Attackers or Terrorists? State Dept. Security Chief: 'I'm Not Making Any Judgments'
(CNSNews.com) – State Department Deputy Assistant Secretary of International Programs Charlene R. Lamb, who is responsible for safety and security at U.S. embassies and consulates around the world, used the word "attack" five times and "attackers" four times in her written testimony describing the 9/11 terrorist strike on the U.S. consulate in Benghazi, but never used any derivative of the word "terror."
When Rep. Dan Burton (R.-Ind.) asked why she did not call the terrorist attack "terrorism," Lamb said: "I'm not making any judgments on my own."
Lamb, as her State Department bio reads, is "responsible for the safety and security of over 285 overseas Embassies and Consulates and oversees the 550 special agent/security professionals posted at those locations."
In written testimony submitted to the House Oversight and Government Reform Committee, Lamb described the 9/11 terrorist hit on consulate in Benghazi as follows:
-- "Additionally, I was in our Diplomatic Security Command Center monitoring multiple open lines with our agents for much of the attack." (Emphasis added.)
-- "The attack began at approximately 9:40 p.m. local time."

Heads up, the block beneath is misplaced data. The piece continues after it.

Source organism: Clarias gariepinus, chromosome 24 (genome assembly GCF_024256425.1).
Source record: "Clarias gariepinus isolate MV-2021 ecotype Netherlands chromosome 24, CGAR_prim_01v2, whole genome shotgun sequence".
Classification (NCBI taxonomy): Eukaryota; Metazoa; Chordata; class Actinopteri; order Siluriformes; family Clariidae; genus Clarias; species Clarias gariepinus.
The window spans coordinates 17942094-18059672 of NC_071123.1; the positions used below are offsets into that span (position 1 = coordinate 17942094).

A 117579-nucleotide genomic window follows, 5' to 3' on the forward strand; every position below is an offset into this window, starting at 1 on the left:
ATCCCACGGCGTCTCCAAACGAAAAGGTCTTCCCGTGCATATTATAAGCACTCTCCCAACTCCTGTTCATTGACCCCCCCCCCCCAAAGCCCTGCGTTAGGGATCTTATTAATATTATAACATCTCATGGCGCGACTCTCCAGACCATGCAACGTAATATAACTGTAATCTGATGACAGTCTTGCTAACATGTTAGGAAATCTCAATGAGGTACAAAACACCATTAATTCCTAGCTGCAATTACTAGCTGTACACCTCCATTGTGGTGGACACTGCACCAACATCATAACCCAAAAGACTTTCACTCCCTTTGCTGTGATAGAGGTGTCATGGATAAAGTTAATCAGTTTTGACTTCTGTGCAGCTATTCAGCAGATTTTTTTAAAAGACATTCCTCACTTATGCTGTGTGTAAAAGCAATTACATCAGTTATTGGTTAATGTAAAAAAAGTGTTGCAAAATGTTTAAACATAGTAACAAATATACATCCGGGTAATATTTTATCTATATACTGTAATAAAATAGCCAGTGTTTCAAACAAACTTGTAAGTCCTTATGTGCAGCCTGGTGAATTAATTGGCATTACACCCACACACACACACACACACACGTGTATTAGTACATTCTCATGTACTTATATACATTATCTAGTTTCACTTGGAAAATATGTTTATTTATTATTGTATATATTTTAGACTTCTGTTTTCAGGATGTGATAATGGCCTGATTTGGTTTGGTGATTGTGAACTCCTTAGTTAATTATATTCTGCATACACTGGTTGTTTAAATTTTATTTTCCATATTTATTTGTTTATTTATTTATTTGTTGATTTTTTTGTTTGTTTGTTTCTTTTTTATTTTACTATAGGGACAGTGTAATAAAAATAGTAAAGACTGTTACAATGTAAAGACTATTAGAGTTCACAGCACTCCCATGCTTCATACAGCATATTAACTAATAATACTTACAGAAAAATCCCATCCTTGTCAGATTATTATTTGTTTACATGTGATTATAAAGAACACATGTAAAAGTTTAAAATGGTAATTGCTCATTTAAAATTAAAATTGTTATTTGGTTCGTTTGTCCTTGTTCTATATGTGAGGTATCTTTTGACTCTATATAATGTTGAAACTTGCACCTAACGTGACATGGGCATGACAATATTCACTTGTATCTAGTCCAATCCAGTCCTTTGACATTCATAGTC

-- "Let me add here that over the course of the attack, two local Libyan security personnel were beaten, and two were shot."
-- "When the attack began ...."
-- "Dozens of attackers then launched a full-scale assault that was unprecedented in its size and intensity."
-- "When they attempted to return to the main building, they encountered armed attackers and doubled back to Building B."
-- "The attackers used diesel fuel to set the main building ablaze."
-- "At the same time, attackers swept across the compound towards the Tactical Operations Center and Building B."
At no time in her prepared testimony did Lamb ever refer to a terrorist act or terrorist attacker. She never described the perpetrators as terrorists.
Rep. Burton (R-Ind.) questioned her on her choice of language. “Today as I listen to people, and you, Ms. Lamb, have said you’ve described these attackers in a number of ways, but you don’t mention terrorist at all," said Burton. "Why is that?
“The compound had been attacked once before and breached, and these people had all these weapons, projectiles, grenades, all kinds of weapons," Burton continued. "Why would you call this anything but a terrorist attack? Why do you call them attackers?”
“Sir, I have just presented the facts as they come across,” Lamb said. “I am not making any judgments on my own.”
Lamb, as noted, called the events a “full-scale assault that was unprecedented in its size and intensity.”
For days following the attack, the White House said it was “spontaneous,” resulting from protests against an anti-Islamic YouTube video. On Sept. 21, White House Press Secretary Jay Carney said it was “self-evident that what happened in Benghazi was a terrorist attack.”